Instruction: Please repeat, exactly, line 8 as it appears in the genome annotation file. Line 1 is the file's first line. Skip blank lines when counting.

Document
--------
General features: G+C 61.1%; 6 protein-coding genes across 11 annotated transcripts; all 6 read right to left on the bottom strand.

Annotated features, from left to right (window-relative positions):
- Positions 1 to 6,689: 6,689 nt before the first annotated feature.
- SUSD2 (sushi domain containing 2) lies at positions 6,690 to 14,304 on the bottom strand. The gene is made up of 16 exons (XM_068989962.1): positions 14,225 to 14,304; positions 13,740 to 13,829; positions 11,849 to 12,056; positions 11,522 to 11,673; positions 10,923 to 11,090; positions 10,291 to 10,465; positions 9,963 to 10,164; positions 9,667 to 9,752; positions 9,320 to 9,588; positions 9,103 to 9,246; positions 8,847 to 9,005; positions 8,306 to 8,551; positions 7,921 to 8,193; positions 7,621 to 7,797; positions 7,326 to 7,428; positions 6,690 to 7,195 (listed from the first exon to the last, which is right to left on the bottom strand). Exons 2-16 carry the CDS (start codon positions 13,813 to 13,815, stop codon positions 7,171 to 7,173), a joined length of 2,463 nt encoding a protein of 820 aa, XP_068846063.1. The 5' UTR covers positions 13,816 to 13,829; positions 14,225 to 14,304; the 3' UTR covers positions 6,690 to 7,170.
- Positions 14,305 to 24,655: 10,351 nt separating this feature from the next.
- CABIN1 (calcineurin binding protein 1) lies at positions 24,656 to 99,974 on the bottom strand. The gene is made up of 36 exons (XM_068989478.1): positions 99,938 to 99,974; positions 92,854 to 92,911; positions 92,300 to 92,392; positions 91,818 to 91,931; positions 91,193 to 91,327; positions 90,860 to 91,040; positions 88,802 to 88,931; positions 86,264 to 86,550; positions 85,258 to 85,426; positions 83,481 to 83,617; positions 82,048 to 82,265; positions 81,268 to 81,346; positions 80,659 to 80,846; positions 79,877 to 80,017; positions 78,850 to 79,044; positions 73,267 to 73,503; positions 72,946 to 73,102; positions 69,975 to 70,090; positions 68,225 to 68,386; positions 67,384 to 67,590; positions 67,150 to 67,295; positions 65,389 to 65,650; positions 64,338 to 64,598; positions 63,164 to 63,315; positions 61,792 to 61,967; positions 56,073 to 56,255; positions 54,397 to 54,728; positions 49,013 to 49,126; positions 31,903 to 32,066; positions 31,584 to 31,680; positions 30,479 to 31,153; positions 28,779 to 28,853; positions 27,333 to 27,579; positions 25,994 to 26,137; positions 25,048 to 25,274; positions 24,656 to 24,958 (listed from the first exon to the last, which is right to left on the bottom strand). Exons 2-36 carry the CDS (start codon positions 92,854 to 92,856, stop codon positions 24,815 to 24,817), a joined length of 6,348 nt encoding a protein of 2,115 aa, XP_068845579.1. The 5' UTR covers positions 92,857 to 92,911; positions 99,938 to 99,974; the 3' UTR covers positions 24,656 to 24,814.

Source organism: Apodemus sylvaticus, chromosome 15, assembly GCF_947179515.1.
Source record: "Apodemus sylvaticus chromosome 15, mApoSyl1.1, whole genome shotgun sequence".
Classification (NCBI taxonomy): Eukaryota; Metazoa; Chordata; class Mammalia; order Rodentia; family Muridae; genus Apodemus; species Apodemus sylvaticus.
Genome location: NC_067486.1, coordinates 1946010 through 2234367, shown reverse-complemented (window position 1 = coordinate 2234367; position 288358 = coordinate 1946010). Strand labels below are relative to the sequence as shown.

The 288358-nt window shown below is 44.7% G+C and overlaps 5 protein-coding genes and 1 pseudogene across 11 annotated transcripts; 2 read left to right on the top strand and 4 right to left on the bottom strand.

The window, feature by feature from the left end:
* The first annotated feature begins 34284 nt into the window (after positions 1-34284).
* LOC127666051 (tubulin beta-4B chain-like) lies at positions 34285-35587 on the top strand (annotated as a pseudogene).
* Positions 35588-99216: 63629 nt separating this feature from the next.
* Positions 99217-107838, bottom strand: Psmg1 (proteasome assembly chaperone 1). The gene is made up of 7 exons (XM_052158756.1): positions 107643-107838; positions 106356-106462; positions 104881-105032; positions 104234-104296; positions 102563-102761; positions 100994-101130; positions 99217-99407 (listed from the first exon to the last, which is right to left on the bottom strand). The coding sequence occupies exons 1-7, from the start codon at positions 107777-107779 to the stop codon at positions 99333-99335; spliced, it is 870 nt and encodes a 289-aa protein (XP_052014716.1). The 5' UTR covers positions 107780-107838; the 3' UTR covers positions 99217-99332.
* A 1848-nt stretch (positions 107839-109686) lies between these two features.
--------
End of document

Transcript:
Source record: "Apodemus sylvaticus chromosome 15, mApoSyl1.1, whole genome shotgun sequence".